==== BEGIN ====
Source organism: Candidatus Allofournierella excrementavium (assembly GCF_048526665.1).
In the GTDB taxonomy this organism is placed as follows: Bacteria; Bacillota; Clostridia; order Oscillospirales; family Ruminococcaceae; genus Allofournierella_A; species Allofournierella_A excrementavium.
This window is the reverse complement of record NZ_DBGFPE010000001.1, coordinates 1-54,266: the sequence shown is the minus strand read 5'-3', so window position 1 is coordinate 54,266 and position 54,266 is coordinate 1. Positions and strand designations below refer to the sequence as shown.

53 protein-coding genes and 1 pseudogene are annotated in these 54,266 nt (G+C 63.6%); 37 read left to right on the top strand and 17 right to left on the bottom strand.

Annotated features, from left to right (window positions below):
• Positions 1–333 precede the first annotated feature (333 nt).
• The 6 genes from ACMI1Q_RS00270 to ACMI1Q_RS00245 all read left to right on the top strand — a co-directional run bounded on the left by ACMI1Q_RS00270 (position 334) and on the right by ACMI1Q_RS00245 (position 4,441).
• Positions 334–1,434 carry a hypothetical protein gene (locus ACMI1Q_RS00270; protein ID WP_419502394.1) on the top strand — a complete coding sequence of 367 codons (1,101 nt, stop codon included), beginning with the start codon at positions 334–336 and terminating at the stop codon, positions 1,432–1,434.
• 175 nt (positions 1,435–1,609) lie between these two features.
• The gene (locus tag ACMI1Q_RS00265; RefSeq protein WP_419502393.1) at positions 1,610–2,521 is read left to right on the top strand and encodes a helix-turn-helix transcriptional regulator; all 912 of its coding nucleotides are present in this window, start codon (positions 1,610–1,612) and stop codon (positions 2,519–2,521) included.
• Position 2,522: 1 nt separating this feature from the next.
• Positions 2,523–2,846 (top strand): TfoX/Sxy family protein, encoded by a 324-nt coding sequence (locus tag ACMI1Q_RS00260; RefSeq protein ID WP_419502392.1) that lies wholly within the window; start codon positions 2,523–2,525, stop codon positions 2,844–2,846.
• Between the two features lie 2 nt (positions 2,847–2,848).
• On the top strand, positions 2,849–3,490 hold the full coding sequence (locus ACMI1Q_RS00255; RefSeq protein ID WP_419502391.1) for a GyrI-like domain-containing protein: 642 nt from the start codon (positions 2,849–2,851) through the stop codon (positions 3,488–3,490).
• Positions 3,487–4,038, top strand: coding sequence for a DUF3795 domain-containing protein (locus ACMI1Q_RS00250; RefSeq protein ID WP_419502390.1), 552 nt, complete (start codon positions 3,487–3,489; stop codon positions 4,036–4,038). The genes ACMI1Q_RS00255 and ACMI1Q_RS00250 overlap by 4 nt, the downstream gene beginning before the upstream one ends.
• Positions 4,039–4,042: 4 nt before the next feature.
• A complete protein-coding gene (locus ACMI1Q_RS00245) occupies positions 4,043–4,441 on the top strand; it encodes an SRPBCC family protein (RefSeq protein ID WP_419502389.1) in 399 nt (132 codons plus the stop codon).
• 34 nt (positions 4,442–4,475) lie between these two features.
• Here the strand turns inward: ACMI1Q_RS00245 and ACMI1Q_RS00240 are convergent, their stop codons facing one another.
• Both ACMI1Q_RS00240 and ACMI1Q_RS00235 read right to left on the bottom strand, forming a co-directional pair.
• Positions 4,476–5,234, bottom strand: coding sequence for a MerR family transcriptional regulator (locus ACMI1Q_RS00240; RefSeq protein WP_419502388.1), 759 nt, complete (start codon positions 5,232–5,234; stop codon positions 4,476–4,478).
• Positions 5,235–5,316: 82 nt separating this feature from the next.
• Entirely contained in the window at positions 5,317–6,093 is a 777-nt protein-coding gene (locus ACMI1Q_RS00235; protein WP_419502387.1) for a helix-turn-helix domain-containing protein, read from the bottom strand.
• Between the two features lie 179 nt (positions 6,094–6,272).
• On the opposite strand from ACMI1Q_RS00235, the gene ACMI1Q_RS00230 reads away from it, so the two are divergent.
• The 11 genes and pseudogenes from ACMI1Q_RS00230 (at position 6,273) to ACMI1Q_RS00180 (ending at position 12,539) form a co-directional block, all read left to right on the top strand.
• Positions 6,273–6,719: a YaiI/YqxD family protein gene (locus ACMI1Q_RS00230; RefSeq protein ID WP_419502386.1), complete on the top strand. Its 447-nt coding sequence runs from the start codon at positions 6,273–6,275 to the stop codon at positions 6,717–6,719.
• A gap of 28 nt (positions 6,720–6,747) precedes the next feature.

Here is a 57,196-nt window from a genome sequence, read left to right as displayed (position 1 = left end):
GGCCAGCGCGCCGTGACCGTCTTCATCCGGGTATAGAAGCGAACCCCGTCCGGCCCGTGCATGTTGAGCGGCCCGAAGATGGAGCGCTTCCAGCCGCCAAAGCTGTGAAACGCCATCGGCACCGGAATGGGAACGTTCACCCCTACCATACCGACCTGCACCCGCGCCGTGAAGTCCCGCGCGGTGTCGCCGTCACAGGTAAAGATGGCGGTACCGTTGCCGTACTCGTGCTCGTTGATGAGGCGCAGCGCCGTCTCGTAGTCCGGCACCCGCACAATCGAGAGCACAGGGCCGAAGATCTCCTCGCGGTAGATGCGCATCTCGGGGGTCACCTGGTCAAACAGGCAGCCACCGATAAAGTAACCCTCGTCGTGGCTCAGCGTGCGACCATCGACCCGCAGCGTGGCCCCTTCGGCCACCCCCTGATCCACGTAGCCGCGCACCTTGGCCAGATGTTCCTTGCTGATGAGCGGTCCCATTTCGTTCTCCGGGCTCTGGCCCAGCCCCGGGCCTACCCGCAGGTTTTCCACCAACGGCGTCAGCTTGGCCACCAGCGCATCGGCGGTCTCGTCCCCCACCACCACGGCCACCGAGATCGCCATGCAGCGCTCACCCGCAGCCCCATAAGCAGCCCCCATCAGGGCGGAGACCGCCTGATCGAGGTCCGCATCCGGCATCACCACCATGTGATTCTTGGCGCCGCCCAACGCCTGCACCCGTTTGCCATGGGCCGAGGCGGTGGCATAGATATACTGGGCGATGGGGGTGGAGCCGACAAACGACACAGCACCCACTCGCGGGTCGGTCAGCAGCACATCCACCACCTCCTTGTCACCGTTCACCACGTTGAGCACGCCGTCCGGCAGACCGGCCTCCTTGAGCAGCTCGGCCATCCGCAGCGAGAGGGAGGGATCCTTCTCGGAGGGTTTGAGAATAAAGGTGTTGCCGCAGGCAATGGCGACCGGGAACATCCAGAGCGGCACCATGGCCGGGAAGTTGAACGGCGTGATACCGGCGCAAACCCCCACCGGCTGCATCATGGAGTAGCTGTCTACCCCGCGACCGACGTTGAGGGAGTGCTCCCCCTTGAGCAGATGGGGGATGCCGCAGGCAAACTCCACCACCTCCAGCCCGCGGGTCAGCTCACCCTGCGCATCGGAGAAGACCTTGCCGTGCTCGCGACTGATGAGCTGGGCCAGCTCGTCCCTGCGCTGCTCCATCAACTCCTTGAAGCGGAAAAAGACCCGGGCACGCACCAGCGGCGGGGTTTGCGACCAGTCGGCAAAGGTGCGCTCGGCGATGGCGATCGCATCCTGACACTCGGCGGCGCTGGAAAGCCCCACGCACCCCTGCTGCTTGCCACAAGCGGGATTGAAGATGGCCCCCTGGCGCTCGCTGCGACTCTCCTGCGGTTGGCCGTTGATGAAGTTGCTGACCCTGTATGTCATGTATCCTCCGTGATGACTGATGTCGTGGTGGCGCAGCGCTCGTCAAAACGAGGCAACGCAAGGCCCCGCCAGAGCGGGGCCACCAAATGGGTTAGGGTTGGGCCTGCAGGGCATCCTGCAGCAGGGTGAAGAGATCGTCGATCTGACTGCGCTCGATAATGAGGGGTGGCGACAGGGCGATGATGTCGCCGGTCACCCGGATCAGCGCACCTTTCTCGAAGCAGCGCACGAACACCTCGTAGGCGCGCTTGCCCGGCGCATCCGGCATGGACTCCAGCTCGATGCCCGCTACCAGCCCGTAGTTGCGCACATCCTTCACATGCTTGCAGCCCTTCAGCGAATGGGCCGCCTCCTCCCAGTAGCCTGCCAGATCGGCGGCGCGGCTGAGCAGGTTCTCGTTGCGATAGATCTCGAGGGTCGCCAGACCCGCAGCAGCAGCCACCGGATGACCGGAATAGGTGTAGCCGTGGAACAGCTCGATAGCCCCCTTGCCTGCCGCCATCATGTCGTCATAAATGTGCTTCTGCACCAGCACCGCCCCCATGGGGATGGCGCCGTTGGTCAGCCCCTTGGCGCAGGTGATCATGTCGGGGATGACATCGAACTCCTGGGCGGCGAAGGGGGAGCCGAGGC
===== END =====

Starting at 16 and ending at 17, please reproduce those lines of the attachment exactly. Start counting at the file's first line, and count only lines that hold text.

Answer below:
• Positions 4,039–4,042: 4 nt before the next feature.
• A complete protein-coding gene (locus ACMI1Q_RS00245) occupies positions 4,043–4,441 on the top strand; it encodes an SRPBCC family protein (RefSeq protein ID WP_419502389.1) in 399 nt (132 codons plus the stop codon).